Michael Toland
July 4th, 2004


Down in Jersey, they like growing their hair long and noodlin' on their gee-tars all day, and Lord Sterling (as they are collectively known ű there's no actual Lord named Sterling on deck) stand out from the other Sludge Packers cuz, well, their hair is longer and their guitars noodlier then the rest of their kin. Now, I suppose, given the geography of the situation and the label they're on, that you've got to file "TSFT" under Stoner Rock, but itĂs not, really. It's more like electric swamp music, fulla ghosts and two headed dogs and shooting stars that look like UFOĂs. There's lots of quiet spaces in these songs that, frankly, sound like Blind Melon (which you really DID like, you just forgot), and lots of bombastic, Super-Arena bits that combine elements of grunge and 70's hard/space rock, to create a wood-paneled basement full of gatefold sleeve rock n' roll for y'all to get real, real gone with. I like the low n' slow, Santeria-ish "Evaporate" the best, but I've had a hard day. You might dig the rippin' blooze punk of "This Time it's For Real" or the Southern rock death ballad "Password", or maybe the space-metal epic (11minutes!) closer "Set the Controls for the Heart of the Sun". I mean, that's entirely up to you. All I know for sure is that if you dig heavy-ass rock n' roll, LS got plenty of it for ya here. Solid.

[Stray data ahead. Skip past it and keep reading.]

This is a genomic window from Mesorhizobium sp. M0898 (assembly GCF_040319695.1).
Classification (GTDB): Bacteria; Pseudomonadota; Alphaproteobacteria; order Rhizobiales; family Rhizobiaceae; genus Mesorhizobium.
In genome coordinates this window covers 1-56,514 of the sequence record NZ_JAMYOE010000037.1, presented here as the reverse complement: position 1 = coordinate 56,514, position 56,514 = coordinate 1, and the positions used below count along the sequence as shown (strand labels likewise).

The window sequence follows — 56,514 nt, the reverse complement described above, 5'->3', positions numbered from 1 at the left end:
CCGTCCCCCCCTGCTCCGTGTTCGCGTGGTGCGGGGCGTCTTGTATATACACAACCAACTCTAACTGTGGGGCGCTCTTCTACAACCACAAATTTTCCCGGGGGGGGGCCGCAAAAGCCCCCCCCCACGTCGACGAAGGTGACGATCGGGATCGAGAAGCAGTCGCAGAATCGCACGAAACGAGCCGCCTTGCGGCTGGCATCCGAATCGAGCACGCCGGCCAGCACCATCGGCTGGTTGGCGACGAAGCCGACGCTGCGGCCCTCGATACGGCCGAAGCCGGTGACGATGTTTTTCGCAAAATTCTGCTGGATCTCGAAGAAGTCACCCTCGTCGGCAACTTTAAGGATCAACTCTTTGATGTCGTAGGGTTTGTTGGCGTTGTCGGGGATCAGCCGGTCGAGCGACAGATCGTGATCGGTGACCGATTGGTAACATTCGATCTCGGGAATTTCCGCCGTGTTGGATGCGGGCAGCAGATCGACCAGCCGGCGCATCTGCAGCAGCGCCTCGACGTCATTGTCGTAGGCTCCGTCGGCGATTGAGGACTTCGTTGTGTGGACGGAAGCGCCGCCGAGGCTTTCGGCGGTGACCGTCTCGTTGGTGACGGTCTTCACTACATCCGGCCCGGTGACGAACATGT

July 1st, 2004


4 out of 6 stars